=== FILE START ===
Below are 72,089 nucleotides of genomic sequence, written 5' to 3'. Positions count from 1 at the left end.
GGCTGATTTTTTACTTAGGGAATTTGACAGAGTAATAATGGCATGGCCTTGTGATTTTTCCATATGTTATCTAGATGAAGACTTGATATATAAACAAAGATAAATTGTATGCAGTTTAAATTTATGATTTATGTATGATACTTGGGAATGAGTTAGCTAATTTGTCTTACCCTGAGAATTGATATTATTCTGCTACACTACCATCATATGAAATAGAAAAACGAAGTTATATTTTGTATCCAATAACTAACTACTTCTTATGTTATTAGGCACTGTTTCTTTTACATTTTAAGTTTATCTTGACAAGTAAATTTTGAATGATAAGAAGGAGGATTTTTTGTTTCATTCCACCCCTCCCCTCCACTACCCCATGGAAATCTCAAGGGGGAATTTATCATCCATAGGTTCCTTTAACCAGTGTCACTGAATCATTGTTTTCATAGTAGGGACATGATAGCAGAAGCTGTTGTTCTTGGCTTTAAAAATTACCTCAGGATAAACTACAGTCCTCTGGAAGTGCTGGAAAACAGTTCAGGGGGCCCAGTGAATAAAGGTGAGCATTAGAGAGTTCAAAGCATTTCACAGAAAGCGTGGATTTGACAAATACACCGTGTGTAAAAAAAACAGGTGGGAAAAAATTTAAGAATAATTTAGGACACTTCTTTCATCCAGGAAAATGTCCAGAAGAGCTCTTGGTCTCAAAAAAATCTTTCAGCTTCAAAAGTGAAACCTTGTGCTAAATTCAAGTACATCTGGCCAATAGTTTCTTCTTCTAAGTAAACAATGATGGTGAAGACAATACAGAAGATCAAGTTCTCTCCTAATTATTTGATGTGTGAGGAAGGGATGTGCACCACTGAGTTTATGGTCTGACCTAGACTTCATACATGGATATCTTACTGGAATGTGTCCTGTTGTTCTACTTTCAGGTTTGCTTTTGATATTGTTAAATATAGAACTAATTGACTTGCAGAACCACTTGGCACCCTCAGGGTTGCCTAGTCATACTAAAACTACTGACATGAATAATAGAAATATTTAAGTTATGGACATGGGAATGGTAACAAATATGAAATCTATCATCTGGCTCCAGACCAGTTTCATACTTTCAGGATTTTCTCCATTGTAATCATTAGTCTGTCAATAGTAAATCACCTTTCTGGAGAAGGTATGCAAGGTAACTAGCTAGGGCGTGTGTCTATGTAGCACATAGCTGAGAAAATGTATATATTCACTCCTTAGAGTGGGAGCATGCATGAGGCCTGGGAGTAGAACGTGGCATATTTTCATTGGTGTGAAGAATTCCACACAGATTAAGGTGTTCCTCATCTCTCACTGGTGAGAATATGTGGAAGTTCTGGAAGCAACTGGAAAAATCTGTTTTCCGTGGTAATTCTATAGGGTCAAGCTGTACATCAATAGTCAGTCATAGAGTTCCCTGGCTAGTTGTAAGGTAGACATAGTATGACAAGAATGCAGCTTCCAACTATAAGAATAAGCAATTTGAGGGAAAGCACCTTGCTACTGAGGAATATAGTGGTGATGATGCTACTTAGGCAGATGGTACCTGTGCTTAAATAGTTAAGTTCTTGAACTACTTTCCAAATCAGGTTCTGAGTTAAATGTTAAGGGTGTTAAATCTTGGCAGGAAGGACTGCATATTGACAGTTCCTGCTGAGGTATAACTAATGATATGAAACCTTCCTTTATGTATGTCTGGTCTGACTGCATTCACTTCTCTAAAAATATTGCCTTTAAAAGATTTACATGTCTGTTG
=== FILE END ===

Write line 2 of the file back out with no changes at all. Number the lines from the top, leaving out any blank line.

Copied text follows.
GGCTGATTTTTTACTTAGGGAATTTGACAGAGTAATAATGGCATGGCCTTGTGATTTTTCCATATGTTATCTAGATGAAGACTTGATATATAAACAAAGATAAATTGTATGCAGTTTAAATTTATGATTTATGTATGATACTTGGGAATGAGTTAGCTAATTTGTCTTACCCTGAGAATTGATATTATTCTGCTACACTACCATCATATGAAATAGAAAAACGAAGTTATATTTTGTATCCAATAACTAACTACTTCTTATGTTATTAGGCACTGTTTCTTTTACATTTTAAGTTTATCTTGACAAGTAAATTTTGAATGATAAGAAGGAGGATTTTTTGTTTCATTCCACCCCTCCCCTCCACTACCCCATGGAAATCTCAAGGGGGAATTTATCATCCATAGGTTCCTTTAACCAGTGTCACTGAATCATTGTTTTCATAGTAGGGACATGATAGCAGAAGCTGTTGTTCTTGGCTTTAAAAATTACCTCAGGATAAACTACAGTCCTCTGGAAGTGCTGGAAAACAGTTCAGGGGGCCCAGTGAATAAAGGTGAGCATTAGAGAGTTCAAAGCATTTCACAGAAAGCGTGGATTTGACAAATACACCGTGTGTAAAAAAAACAGGTGGGAAAAAATTTAAGAATAATTTAGGACACTTCTTTCATCCAGGAAAATGTCCAGAAGAGCTCTTGGTCTCAAAAAAATCTTTCAGCTTCAAAAGTGAAACCTTGTGCTAAATTCAAGTACATCTGGCCAATAGTTTCTTCTTCTAAGTAAACAATGATGGTGAAGACAATACAGAAGATCAAGTTCTCTCCTAATTATTTGATGTGTGAGGAAGGGATGTGCACCACTGAGTTTATGGTCTGACCTAGACTTCATACATGGATATCTTACTGGAATGTGTCCTGTTGTTCTACTTTCAGGTTTGCTTTTGATATTGTTAAATATAGAACTAATTGACTTGCAGAACCACTTGGCACCCTCAGGGTTGCCTAGTCATACTAAAACTACTGACATGAATAATAGAAATATTTAAGTTATGGACATGGGAATGGTAACAAATATGAAATCTATCATCTGGCTCCAGACCAGTTTCATACTTTCAGGATTTTCTCCATTGTAATCATTAGTCTGTCAATAGTAAATCACCTTTCTGGAGAAGGTATGCAAGGTAACTAGCTAGGGCGTGTGTCTATGTAGCACATAGCTGAGAAAATGTATATATTCACTCCTTAGAGTGGGAGCATGCATGAGGCCTGGGAGTAGAACGTGGCATATTTTCATTGGTGTGAAGAATTCCACACAGATTAAGGTGTTCCTCATCTCTCACTGGTGAGAATATGTGGAAGTTCTGGAAGCAACTGGAAAAATCTGTTTTCCGTGGTAATTCTATAGGGTCAAGCTGTACATCAATAGTCAGTCATAGAGTTCCCTGGCTAGTTGTAAGGTAGACATAGTATGACAAGAATGCAGCTTCCAACTATAAGAATAAGCAATTTGAGGGAAAGCACCTTGCTACTGAGGAATATAGTGGTGATGATGCTACTTAGGCAGATGGTACCTGTGCTTAAATAGTTAAGTTCTTGAACTACTTTCCAAATCAGGTTCTGAGTTAAATGTTAAGGGTGTTAAATCTTGGCAGGAAGGACTGCATATTGACAGTTCCTGCTGAGGTATAACTAATGATATGAAACCTTCCTTTATGTATGTCTGGTCTGACTGCATTCACTTCTCTAAAAATATTGCCTTTAAAAGATTTACATGTCTGTTG